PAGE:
The microblog: 2021.05.15 20:31:01

2021.05.15 20:31:01 (1393635041540857863) from Daniel J. Bernstein, replying to "Aram Harrow (@quantum_aram)" (1393596048057241601):

Thanks for the clarification. What level of evidence would convince you that the word "supremacy" is making politicians throw more money at quantum technology than they would otherwise? (Maybe I should emphasize that "distorting everything" is setting the deception bar too high.)


2021.05.15 16:36:37 (1393576055722717184) from "Aram Harrow (@quantum_aram)":

I'm sure it makes it sounds more colorful than "hard-to-simulate programmable quantum dynamics" so in that sense may facilitate hype. It is not deceptive. I think scientists have a responsibility to communicate clearly and not overhype, but not to avoid vivid language.

2021.05.15 16:58:02 (1393581444916604929) from Daniel J. Bernstein, replying to "Aram Harrow (@quantum_aram)" (1393576055722717184):

Still having trouble figuring out whether you're disputing @preskill admitting that his "quantum supremacy" term "exacerbates the already overhyped reporting on the status of quantum technology". It's hard to see how you can claim the term isn't deceptive without addressing this.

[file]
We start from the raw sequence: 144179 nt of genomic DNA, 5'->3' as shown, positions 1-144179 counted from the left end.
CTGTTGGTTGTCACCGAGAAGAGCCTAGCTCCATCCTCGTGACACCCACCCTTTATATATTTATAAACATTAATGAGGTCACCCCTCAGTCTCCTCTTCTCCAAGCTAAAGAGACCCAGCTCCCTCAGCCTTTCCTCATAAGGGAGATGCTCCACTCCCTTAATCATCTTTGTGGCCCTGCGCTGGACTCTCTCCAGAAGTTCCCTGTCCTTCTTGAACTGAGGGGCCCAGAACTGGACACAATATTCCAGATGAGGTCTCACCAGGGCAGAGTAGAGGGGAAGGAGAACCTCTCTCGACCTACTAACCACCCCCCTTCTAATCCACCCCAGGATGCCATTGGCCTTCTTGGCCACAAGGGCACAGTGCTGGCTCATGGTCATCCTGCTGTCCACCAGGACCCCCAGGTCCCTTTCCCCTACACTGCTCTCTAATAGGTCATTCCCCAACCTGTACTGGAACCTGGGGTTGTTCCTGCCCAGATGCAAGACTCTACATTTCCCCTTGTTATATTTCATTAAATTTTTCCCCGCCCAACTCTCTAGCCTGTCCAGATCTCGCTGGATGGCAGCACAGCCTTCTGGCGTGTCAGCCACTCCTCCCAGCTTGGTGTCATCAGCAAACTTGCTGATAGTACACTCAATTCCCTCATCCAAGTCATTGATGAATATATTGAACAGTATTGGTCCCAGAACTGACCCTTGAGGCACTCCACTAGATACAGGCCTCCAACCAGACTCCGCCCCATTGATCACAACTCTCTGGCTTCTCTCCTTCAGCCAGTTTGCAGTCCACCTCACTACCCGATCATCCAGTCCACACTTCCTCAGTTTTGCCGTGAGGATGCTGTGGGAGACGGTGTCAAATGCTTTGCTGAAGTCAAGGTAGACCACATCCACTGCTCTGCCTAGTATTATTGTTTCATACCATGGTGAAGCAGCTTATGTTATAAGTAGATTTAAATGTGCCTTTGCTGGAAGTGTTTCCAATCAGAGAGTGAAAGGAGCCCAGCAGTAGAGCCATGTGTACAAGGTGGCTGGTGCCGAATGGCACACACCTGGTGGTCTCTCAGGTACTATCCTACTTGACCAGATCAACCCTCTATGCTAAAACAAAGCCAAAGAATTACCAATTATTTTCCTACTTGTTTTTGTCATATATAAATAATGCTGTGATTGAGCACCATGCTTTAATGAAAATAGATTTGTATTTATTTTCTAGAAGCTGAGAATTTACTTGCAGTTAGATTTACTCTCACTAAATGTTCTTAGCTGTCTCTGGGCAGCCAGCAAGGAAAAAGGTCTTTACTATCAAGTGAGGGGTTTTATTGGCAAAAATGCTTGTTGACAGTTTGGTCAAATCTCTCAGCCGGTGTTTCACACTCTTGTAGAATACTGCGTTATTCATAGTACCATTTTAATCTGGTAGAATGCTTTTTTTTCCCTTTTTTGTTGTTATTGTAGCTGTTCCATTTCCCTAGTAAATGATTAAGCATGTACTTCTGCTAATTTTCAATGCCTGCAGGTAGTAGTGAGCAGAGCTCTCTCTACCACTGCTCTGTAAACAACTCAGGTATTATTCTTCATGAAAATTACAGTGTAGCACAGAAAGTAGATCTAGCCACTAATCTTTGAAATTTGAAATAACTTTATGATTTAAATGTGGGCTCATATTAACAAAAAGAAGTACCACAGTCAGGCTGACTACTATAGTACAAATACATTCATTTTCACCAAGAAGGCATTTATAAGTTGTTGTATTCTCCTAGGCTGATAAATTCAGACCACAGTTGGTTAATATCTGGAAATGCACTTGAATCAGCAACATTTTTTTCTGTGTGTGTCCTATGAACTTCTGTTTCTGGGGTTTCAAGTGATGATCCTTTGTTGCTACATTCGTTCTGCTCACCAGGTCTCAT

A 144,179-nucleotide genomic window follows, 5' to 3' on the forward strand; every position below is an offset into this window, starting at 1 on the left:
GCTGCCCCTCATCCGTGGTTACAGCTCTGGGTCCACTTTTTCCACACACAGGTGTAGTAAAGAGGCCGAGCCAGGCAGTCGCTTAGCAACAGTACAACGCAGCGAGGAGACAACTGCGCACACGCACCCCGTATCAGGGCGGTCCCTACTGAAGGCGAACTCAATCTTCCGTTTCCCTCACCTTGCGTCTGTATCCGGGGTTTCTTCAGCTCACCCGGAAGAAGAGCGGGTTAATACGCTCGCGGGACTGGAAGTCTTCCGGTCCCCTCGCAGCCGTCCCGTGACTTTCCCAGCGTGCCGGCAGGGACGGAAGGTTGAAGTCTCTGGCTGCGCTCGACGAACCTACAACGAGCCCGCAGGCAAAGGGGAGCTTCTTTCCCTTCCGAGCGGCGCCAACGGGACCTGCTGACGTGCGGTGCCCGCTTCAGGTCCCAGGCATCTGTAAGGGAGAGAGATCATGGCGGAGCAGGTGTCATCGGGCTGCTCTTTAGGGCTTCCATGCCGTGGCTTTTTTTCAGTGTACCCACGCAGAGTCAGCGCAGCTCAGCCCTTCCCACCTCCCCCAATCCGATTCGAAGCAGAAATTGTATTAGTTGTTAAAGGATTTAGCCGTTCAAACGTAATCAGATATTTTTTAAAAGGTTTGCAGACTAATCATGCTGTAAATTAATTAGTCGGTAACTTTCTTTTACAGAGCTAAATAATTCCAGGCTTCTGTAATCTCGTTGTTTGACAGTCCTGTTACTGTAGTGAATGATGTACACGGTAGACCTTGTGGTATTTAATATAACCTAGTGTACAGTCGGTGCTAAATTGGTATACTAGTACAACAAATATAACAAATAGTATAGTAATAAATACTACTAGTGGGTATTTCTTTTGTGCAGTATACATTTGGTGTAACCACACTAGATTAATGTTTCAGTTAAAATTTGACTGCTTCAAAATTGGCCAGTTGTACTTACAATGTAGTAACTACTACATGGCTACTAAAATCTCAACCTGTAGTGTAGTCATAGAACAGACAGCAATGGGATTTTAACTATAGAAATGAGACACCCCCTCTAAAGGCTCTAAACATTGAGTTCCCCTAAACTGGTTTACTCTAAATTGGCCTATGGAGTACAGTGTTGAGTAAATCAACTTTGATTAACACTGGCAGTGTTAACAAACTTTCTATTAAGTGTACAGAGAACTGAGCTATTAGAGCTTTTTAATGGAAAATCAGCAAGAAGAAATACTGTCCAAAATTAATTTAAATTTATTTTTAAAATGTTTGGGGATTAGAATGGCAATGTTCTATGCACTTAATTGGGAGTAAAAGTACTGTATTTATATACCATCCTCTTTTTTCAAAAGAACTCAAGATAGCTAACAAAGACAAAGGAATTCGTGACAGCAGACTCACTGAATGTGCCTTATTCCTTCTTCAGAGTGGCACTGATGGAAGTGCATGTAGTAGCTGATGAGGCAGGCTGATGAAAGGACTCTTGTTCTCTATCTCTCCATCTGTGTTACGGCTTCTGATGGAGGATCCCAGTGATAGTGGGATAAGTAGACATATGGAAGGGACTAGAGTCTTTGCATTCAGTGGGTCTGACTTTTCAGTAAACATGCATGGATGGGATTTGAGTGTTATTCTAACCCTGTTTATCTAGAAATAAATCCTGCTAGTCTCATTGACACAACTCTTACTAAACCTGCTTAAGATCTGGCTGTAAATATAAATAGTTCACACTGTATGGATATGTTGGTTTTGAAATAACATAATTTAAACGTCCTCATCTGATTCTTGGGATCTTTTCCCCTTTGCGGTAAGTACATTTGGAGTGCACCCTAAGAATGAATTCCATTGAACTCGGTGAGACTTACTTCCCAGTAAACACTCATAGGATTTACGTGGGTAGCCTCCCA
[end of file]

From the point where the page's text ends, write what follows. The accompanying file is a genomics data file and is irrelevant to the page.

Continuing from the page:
2021.05.15 17:54:08 (1393595560989544448) from "Aram Harrow (@quantum_aram)":

Maybe there's some explanation I haven't seen, but no, right now, I am not convinced that the term makes the reporting worse by itself. Reporters are adults who know what they are doing. I've spoken to reporters who've done a great job, and these are long conversations in which

2021.05.15 17:56:04 (1393596048057241601) from "Aram Harrow (@quantum_aram)", replying to "Aram Harrow (@quantum_aram)" (1393595560989544448):

one word is not distorting everything. The one time that happened was when an editor overruled a writer and wanted to leave in that entanglement can signal instantly, over my objections. They ended with a muddled sentence could be viewed as suggesting this.